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The Compass

Introduction

Fig 1

Fig 1

To understand aircraft compasses, their strengths and weaknesses we need to look into the subject a little deeper. The first thing you need to understand is the shape of the magnetic field around a magnet. An experiment at school with a magnet and iron filings, will produce a pattern similar to that shown in Fig 1.

I have included a circle in Fig 1 to signify the Earth and you will note that the lines of force are only parallel to the surface of the Earth at the Equator.  Indeed, at the poles the lines of force are vertical, this means that a compass needle will try to follow the lines of force but is restrained by the construction of the compass and is forced to stay horizontal. The end result of this is that the directional force that makes the compass needle point North gets weaker the closer you get to the Earth’s Magnetic Poles. At our latitude, the lines of force point down at an angle (known as the angle of Dip) of 65°; once the angle exceeds 75° (which occurs about 1200 miles from the Poles) the driving force becomes so weak as to make magnetic compasses virtually useless.

In an aircraft, the simplest form of compass is the direct indicating compass.

The Direct Indicating Compass (DIC)

compass-with-deviation-tabl

The DIC, like the hand held  compass, has a magnet suspended in a thick liquid, which helps to dampen the movements.  However, it looks very different, having the appearance of a squash ball inside a very small goldfish bowl. The points of the compass are printed around the equator of the ball and the heading is shown against the index mark on the bowl. The magnet is hidden inside the ball.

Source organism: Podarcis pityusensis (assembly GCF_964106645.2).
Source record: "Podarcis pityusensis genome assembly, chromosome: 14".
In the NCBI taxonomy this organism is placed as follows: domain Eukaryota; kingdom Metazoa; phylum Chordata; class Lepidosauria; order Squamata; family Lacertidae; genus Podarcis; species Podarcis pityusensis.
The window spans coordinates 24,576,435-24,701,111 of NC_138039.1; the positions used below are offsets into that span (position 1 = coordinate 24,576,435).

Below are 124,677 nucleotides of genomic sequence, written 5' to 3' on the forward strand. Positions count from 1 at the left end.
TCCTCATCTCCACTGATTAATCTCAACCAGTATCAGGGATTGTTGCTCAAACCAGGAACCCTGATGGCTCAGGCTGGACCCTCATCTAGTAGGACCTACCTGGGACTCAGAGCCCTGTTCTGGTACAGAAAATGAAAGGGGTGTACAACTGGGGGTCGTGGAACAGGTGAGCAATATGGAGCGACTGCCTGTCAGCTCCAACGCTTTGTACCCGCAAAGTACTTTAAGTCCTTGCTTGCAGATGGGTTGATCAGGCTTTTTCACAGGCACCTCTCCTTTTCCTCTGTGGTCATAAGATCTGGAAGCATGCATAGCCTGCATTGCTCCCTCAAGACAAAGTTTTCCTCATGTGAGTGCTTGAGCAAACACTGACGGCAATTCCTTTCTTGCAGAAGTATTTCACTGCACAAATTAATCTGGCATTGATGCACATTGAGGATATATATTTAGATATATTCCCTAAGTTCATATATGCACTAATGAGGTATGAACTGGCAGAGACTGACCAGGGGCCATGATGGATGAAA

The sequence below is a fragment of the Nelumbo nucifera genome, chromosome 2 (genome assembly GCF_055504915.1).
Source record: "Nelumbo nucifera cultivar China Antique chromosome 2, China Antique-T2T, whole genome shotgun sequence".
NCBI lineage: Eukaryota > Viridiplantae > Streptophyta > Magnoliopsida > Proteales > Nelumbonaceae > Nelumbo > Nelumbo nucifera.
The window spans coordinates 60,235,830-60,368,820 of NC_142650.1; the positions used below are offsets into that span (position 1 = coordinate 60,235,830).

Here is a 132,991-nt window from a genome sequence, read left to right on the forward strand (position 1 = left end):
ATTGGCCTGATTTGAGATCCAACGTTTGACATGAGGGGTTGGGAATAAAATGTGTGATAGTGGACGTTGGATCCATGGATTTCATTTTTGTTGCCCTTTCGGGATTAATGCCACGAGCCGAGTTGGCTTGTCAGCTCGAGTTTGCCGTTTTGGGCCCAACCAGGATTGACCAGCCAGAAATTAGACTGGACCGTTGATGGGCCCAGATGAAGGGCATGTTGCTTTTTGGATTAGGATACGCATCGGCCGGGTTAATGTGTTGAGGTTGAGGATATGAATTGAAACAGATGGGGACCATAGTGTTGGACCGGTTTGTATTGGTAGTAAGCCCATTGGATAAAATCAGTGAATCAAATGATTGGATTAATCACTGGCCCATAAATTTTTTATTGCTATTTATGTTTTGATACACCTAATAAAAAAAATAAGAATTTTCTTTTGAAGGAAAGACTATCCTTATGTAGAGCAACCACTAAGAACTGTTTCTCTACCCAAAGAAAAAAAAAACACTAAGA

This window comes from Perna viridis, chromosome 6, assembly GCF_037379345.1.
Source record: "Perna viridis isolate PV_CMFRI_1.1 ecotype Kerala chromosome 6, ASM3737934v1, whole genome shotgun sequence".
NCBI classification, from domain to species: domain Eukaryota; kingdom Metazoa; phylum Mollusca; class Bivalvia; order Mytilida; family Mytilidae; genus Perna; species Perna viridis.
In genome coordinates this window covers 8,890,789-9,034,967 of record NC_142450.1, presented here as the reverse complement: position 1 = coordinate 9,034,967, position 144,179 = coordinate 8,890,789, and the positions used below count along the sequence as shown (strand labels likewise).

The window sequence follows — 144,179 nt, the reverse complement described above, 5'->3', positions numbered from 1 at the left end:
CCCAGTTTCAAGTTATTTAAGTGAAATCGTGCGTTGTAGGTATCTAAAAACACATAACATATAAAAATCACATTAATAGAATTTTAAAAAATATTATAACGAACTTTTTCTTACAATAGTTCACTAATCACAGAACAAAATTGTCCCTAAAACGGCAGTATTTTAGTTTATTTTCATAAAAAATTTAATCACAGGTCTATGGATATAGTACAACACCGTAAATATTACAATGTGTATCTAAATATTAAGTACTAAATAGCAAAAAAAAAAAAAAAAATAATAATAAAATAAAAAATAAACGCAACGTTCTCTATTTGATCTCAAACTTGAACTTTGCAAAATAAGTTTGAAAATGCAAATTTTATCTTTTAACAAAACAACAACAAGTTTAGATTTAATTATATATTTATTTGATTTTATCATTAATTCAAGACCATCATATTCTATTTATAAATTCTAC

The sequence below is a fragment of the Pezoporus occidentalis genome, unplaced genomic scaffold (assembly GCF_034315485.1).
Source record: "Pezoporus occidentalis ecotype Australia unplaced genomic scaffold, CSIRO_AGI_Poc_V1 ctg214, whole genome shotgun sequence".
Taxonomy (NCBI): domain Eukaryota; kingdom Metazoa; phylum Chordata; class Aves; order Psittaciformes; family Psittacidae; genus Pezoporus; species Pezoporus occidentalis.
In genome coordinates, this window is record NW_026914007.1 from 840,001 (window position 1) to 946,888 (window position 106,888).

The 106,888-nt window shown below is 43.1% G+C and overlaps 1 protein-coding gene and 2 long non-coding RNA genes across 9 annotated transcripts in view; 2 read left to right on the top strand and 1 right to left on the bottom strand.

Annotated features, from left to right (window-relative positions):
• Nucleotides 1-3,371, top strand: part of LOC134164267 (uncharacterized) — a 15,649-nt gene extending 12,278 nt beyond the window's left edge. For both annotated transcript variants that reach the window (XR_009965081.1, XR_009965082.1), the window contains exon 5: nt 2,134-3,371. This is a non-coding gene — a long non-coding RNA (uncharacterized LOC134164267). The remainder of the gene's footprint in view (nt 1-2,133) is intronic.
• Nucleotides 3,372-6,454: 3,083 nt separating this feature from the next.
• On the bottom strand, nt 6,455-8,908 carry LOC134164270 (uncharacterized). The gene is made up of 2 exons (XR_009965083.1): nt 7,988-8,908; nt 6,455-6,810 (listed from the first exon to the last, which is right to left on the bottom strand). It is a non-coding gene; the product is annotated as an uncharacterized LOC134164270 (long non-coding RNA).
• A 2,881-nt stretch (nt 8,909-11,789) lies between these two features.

Limitations of the DIC

The DIC has several limitations, so in most aircraft it is only used as a standby. These limitations are:

a. The suspended magnet will only give a correct reading in straight and level un-accelerated flight. During turns and accelerations the magnet is swung to one side and thus gives false readings.

b. The DIC is located in the cockpit, and therefore it is affected by the magnetic fields emanating from the metal the aircraft is made from and from the various electrical circuits in the aircraft. These other magnetic fields badly affect the accuracy of the DIC.

c. The driving power of the Earth’s magnetic field is only strong enough to turn a compass needle; it has not got sufficient torque to repeat the heading to other crew positions in the aircraft.

d. The DIC only indicates magnetic heading, modern aircraft require True or Grid headings.

e. At high magnetic latitudes (above about 70° North or South) the DIC becomes very sluggish and unreliable because the directional force is so weak.

Advantages of the DIC

The DIC does however, have three significant advantages:

a. It is very simple and therefore reliable.

b. It is very cheap and lightweight.

c. It does not require any form of power and so will continue to work even after a total power failure in the aircraft.

Picture11

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